Drat. It is not only "Best experpienced" in IE, it appears to
be *only* experiencable in IE. Can't do much of anything in
Alex Shapiro wrote:
> Hi, my name is Alex Shapiro, and I am very interested in the evolution
> hypertext, and computer-based mediums of interaction in general.
> I've read the thread on Malleable Archives, and the one about
> and TopicMaps, and have a response that is vaguely relevant to both
> (Funny, as I type this, my spell-checker tells me that the correct
> for "Maleable" is "Malleable", supporting the notion that the author
> be able to go back and alter his/her messages).
> I am developing some software (opensource), which can bee seen at
> http://touchgraph.com whose eventual goal is to be used for browsing
> multiple hierarchies, and associative networks. Currently, it is just
> nice graph layout applet, and another for organizing links, but in a
> months the underlying structure will be completed, and rapid
> development of
> features should be possible.
> The technology of easily browsable and editable associative networks
> make possible the creation of visual newsgroups. I envision such a
> newsgroup as a network of nodes, where posting a message will consists
> adding a node to the network. The advantage of this type of format
> discussion, is that related messages can be placed next to each
> other. Whereas conventional newsgroups already achieve such adjacency
> threads, they have the disadvantage that old threads get forgotten
> or not read by new members. In a visual newsgroup, however, one
> should be
> able to bring old threads back into focus by adding a link from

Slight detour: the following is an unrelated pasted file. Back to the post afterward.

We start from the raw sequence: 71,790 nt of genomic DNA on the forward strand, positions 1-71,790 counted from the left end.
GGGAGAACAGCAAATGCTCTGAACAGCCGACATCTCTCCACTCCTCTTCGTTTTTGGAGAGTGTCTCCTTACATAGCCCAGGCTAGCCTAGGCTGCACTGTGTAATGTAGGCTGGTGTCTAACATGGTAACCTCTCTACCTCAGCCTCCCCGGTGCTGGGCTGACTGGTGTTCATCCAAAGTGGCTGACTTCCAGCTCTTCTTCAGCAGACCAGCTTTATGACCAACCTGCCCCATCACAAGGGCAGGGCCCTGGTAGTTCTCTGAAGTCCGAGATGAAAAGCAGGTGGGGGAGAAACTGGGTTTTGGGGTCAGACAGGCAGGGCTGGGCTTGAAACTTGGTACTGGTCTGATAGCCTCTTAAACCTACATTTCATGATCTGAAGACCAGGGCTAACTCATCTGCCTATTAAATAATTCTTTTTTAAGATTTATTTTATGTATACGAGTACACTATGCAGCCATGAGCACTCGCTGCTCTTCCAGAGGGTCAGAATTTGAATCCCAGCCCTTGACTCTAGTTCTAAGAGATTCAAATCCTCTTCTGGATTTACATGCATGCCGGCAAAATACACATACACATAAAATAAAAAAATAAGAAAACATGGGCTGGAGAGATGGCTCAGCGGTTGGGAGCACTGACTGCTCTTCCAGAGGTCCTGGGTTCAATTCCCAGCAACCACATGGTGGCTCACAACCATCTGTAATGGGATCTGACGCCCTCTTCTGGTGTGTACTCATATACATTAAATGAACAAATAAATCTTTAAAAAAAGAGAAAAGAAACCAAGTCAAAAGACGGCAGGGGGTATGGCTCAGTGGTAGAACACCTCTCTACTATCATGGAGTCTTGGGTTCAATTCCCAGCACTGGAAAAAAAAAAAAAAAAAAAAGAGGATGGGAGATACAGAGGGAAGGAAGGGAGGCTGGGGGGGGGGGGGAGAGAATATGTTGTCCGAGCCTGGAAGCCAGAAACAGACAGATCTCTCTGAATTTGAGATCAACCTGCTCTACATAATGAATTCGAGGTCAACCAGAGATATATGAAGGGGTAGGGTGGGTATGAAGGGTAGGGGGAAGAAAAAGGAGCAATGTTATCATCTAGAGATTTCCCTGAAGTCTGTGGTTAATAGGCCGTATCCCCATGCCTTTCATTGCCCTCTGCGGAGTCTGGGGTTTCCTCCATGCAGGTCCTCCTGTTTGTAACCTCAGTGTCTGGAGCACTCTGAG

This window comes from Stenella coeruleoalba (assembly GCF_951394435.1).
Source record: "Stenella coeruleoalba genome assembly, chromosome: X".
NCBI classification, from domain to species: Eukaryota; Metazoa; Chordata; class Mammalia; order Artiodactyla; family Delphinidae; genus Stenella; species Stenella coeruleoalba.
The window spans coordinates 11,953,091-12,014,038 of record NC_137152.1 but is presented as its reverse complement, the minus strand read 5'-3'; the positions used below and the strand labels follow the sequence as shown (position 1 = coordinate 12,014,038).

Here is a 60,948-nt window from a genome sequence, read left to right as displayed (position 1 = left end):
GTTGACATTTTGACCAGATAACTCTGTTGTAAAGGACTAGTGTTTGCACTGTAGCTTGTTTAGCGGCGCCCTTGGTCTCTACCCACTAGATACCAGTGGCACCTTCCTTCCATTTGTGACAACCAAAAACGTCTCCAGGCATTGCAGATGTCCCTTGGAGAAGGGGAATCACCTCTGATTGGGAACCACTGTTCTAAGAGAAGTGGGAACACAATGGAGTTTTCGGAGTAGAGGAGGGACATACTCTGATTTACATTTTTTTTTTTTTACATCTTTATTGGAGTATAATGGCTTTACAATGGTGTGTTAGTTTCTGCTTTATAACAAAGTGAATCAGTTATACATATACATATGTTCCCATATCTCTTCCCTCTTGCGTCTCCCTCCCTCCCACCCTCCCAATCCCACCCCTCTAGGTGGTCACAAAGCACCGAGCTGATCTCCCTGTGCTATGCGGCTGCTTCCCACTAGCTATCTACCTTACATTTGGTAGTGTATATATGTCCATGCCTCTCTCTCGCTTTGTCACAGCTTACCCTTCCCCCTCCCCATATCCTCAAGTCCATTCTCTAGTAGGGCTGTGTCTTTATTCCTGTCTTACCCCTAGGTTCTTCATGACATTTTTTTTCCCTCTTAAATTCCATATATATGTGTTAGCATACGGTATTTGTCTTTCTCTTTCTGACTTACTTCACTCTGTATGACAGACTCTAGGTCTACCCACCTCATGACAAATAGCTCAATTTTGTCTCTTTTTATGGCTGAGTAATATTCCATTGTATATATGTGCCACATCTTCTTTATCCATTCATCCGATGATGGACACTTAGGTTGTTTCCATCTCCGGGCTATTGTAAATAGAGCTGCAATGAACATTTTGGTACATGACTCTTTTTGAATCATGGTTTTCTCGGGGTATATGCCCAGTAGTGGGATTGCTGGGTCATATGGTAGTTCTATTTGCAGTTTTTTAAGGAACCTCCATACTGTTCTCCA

> messages to the old ones. In fact, adding links rather then posting
> messages could be another way of contributing to the discussion.
> Along the
> same lines, one would no longer be constrained to responding to just a
> single message. One could chose to simultaneously respond to multiple
> messages thus bringing the messages responded to closes together.
> experimentation with this idea using TouchGraph technology can already
> seen at http://memes.net
> Speaking of taxonomies, I think that a type of taxonomy that has been
> largely ignored is that of hierarchies with multiple inheritance (or
> multiple hierarchies). It seems that a lot of information could
> from being organized into multiple hierarchies. For instance, look at
> leaf-most categories in the open directory project. Often we find
> lists of
> links containing over 200 items. Yet splitting these items into
> subcategories would be impossible without making subjective choices.
> best solution, would be to offer the user multiple options as to how
> want to divide the items. That way one could narrow one's search to a
> more manageable set of 10 items or so.
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This archive was generated by hypermail 2.0.0 : Thu Aug 23 2001 - 14:59:04 PDT